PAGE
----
The Future Of Capitalism: A Swinkels Economy, Or Heineken Economy?
I'm not a big beer drinker, but as an entrepreneur I do follow the financial news, especially when it comes to reporting on companies like Heineken.
Heineken reported its Q3 figures last week: in July, August and September, sales of its beers fell by 1.9 percent. The net profit for the first nine months was a ‘mere’ 396 million euros, while in 2019, a profit of 1.7 billion euros was generated over the same period. This is why Heineken wants to cut back on 20 percent of its staff costs.
The other reason I follow Heineken is because I am an avid supporter of so-called Rhineland capitalism.
The difference between American shareholder and Rhineland capitalism
So, what is the difference between American shareholder capitalism and the European Rhineland model? Shareholder capitalism is primarily concerned with the interests of shareholders, while the focus of the Rhineland model is firmly on the interests of all stakeholders: employees, customers, suppliers and shareholders.
The difference between the two models become more apparent in times of crises, with the coronavirus crisis serving as a litmus test. It is a bit like the tale of the emperor’s new clothes. The American model tries to tell us that it also cares about others, but in times of crisis it proves to be naked, just like the emperor was, as everybody could clearly see.
Classic SMEs - the medium and small enterprises, often anchored within their local communities - try to show as much solidarity as possible with their own employees and their location. The listed companies on the other hand, feel the hot breath of shareholders in their necks, who – wherever they may be in the world - decide where their money will yield the highest return.
Comparing the approach of two Dutch brewers
It’s always a bit of an abstract tale, but we can make it tangible by comparing two Dutch brewers: on the one hand the Heineken corporation, listed at the Amsterdam stock-exchange and headed by Mrs de Carvalho-Heineken, who is the controlling stakeholder, and lives in London. On the other hand we have Bavaria, a local brewer, located in the southern province of Brabant, and run by the Swinkels family since seven generations. CEO Peer Swinkels grew up in a catholic environment, meeting after church on Sundays, with the whole family at his grandparents house.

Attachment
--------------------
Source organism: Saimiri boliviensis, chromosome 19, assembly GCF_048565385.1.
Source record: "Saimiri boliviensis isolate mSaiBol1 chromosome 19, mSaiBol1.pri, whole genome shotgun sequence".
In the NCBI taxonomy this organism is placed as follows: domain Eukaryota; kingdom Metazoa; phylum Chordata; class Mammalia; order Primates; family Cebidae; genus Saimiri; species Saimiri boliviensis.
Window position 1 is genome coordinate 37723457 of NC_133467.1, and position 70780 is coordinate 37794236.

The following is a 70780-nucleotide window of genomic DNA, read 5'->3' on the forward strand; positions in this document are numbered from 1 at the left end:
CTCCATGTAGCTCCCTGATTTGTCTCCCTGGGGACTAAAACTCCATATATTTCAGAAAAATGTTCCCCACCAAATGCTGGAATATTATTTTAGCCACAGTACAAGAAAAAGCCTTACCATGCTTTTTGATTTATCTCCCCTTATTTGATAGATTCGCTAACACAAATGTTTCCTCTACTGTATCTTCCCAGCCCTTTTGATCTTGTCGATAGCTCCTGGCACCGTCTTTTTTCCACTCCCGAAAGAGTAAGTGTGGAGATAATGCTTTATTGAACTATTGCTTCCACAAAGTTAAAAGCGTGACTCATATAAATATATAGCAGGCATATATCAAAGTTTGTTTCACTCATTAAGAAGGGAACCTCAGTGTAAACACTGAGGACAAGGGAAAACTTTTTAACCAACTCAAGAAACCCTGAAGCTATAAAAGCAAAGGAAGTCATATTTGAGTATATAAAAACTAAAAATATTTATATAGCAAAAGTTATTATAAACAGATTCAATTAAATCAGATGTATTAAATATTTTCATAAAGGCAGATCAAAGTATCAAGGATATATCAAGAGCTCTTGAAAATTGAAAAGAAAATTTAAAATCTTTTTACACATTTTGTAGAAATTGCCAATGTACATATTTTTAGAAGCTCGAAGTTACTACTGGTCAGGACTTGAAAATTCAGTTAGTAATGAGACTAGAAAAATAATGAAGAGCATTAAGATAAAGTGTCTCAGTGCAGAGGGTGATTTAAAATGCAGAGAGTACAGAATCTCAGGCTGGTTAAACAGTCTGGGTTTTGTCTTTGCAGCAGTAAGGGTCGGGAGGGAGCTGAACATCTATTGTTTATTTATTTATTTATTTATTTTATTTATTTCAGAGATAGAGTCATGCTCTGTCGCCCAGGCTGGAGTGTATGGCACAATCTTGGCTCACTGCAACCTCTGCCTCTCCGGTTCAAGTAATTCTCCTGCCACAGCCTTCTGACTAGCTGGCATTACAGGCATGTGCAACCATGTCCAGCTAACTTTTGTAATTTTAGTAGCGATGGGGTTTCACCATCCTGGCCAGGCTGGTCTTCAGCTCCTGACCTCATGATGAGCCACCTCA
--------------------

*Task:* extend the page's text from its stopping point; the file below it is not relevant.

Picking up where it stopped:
Heineken generated sales of 28.5 billion euros in 2019, and below the line had an operating profit of approximately 3.5 billion euros. By comparison, Swinkels generated 892 million sales in the same year, with an operating profit of 94 million. Both brewers therefore make about 10% profit on their turnover, despite Heineken being 30 times bigger.
The wealth both families have been able to amass through beer brewing is public knowledge: Mrs. de Carvalho-Heineken, as can be read in the business magazine Quote, is currently worth in excess of 14.2 billion euros. This is no mean feat, because at the time of her father Freddy's death, the share package she inherited - as the only daughter - was worth 3.7 billion euros. On that same Quote list, the Swinkels family was listed for 650 million euros in 2019. Interesting detail: The Swinkels family has also almost tripled its assets since 2002: that year, its net worth was still 250 million euros.
CEO Peer Swinkels: "We are in the midst of a major crisis that directly affects our industry. Our priority is to get out of this crisis healthy and stronger, together with our employees, customers and business partners."
Swinkels have the advantage of not being listed on the stock exchange, and still remaining in charge of their company, enabling them to play the long game. On the family-owned company's website, CEO Peer Swinkels says: "We are in the midst of a major crisis that directly affects our industry. Our priority is to get out of this crisis healthy and stronger, together with our employees, customers and business partners."
I hope that the Rhineland DNA of the Swinkels family and the financial buffer of the past are strong enough for Bavaria and other beer brands to avoid redundancies, such as Heineken has announced.
I sincerely hope they will prevail; not only as an entrepreneur, but also as a citizen. Because in this respect, the coronavirus crisis is not only a litmus test, but also an opportunity.
So, dear citizen, what will it be for last orders: would you prefer a Swinkels economy, or a Heineken economy? You can have your say, mainly in the supermarket for now, as a consumer.
(This article previously appeared in a slightly different form in the Dutch newspaper Trouw.)
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Interesting the difference between Europe and the US. Sale of alcoholic beverages has skyrocketed in the US. There are a lot of virtual Happy Hours with people connected over a drink, virtually, of course.
Our distributor in Florida has seen revenue grow by over 5 times last years number.
Cheers! as we do our part.
Thank you for sharing. The is a beautiful example that human capitalism is not just a fantasy. I believe that the companies of the future must be less egoistic than today's. They will be smaller, like Bavaria is vs. Henkel. But that does not mean they will be failures! I really hope Mr. Swinkels lives up to his promises, proving that a profitable, successful and more humane company is possible.
One of the most challenging aspects of progressive organizing is getting there—transforming traditional companies into more humane and purposeful organizations. In today's video we explain three proven strategies.
"Too many companies that profited during the COVID-19 global pandemic over the past year have left a shameful record as they pursue anti-union agendas, deny workers sick leave, and refuse to pay workers a minimum wage on which they and their families can live."